After verbally maneuvering through a humdrum opening bout, Ian and I sped through the remainder of the preliminary card, highlighted by head kick KOs, triangle chokes, and more knockouts.

At some point in the night, I noticed the production staff change the mat on the canvas. The logo on the replaced mat read M-1 Medieval. The first ever knight fight under that banner was about to begin.

Adel, seated next to me to keep an eye on the live stream of the broadcast, leaned over and suggested that I call the action for the fight. It caught me off guard, as I honestly had no idea where to begin. Then he reminded me that I had spoken to the founder of the medieval project, as well as several of the competing knights, and should apply that knowledge sparsely instead of attempting play-by-play. Tempted by the unique opportunity, I agreed.


There was something quite remarkable about sitting cageside while two well-trained, armored knights attack each other with blunt swords and deceptively heavy shields. It was no easy feat, yet the two fighters looked nimble under the terrible weight. They exchanged blows with technical precision, and blocked so consistently that it looked as though they choreographed a fight scene. Far from the brutal onslaught I had expected, the two accomplished swordsmen looked reserved, patient, and calculating.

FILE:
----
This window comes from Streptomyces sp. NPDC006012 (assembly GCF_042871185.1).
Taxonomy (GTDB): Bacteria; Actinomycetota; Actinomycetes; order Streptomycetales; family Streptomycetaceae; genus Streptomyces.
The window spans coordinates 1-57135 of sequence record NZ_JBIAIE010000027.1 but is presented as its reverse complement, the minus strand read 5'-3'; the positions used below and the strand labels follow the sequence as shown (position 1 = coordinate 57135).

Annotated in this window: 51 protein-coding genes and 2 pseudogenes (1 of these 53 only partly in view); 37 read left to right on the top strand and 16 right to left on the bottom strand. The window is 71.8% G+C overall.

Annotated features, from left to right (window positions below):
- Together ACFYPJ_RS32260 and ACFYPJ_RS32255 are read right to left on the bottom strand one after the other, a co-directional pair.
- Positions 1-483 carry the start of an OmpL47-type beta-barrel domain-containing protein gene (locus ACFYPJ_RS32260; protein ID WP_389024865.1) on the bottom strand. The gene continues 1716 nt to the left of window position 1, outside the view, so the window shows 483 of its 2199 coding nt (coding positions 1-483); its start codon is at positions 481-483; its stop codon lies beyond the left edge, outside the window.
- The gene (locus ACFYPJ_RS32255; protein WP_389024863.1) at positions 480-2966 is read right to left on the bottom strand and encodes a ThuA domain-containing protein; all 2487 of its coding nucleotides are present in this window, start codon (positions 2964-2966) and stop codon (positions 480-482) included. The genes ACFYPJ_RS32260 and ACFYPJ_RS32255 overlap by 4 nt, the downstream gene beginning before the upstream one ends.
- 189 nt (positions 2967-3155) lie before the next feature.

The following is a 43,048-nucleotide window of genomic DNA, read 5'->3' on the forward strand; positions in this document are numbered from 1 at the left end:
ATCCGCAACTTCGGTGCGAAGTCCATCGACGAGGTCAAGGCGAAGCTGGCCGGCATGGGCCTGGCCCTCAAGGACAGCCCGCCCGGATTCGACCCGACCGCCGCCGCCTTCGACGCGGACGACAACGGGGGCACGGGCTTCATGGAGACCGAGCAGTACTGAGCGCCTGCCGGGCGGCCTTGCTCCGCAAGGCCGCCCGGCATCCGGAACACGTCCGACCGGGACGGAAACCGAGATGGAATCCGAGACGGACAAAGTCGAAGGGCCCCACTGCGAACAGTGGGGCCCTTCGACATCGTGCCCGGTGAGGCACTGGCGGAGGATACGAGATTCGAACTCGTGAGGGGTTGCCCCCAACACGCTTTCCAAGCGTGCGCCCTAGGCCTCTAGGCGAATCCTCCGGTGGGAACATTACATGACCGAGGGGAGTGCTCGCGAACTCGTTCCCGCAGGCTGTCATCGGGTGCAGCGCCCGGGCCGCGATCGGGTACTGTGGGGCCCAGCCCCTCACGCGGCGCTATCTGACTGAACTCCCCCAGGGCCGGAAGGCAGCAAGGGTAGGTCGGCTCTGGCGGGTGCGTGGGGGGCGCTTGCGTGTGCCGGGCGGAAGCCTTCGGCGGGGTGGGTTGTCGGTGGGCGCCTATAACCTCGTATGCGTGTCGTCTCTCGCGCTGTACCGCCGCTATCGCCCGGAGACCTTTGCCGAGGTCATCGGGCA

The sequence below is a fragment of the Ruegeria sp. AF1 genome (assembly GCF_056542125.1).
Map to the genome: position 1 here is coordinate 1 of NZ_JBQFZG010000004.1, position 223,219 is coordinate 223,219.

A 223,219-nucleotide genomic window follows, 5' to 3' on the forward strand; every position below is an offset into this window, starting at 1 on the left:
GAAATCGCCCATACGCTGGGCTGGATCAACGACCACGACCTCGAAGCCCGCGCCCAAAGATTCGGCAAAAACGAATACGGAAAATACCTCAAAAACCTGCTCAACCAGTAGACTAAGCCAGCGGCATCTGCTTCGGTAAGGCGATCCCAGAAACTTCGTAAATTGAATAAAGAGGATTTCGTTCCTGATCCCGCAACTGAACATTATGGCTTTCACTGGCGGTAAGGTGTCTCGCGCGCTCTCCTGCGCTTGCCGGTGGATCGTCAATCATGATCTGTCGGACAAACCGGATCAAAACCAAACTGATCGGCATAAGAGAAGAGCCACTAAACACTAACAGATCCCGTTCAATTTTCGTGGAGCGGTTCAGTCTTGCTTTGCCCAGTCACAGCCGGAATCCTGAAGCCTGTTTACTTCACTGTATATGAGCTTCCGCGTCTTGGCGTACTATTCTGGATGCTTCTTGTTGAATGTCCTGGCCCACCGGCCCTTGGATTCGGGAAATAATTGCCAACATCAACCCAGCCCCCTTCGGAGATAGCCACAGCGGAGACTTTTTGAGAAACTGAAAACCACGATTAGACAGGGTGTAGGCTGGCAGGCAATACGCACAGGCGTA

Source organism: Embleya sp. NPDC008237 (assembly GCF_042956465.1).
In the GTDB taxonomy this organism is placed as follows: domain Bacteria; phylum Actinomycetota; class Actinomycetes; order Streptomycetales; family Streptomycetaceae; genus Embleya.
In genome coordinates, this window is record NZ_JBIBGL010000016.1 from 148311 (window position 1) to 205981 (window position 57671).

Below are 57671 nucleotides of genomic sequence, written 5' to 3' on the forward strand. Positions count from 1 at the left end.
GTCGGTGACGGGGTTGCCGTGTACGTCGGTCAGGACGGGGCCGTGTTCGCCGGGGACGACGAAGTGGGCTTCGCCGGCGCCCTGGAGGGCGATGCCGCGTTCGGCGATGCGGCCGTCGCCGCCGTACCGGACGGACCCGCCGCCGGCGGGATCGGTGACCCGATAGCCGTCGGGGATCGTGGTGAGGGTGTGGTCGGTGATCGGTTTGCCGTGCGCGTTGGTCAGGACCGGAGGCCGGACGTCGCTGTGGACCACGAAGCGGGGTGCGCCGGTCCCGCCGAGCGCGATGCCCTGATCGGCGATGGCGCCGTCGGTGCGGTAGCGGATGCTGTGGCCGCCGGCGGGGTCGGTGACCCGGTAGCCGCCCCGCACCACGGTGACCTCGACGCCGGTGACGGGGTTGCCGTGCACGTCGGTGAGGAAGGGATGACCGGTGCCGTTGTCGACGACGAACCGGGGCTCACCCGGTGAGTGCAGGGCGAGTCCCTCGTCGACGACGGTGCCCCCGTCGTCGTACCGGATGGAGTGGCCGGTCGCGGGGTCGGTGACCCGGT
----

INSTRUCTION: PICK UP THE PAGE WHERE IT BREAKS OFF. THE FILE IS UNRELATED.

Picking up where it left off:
Following the adrenaline rush that came along with the armoured melee, the remainder of the card, including the feature fights, flew by like a breeze. The middleweight title switched hands during the highly anticipated main event rematch and it definitely felt as though I had been a part of something special overall. I would go on to hear the clanging of metal armour in my head for the remainder of the night.

Game of Thrones has nothing on Russia.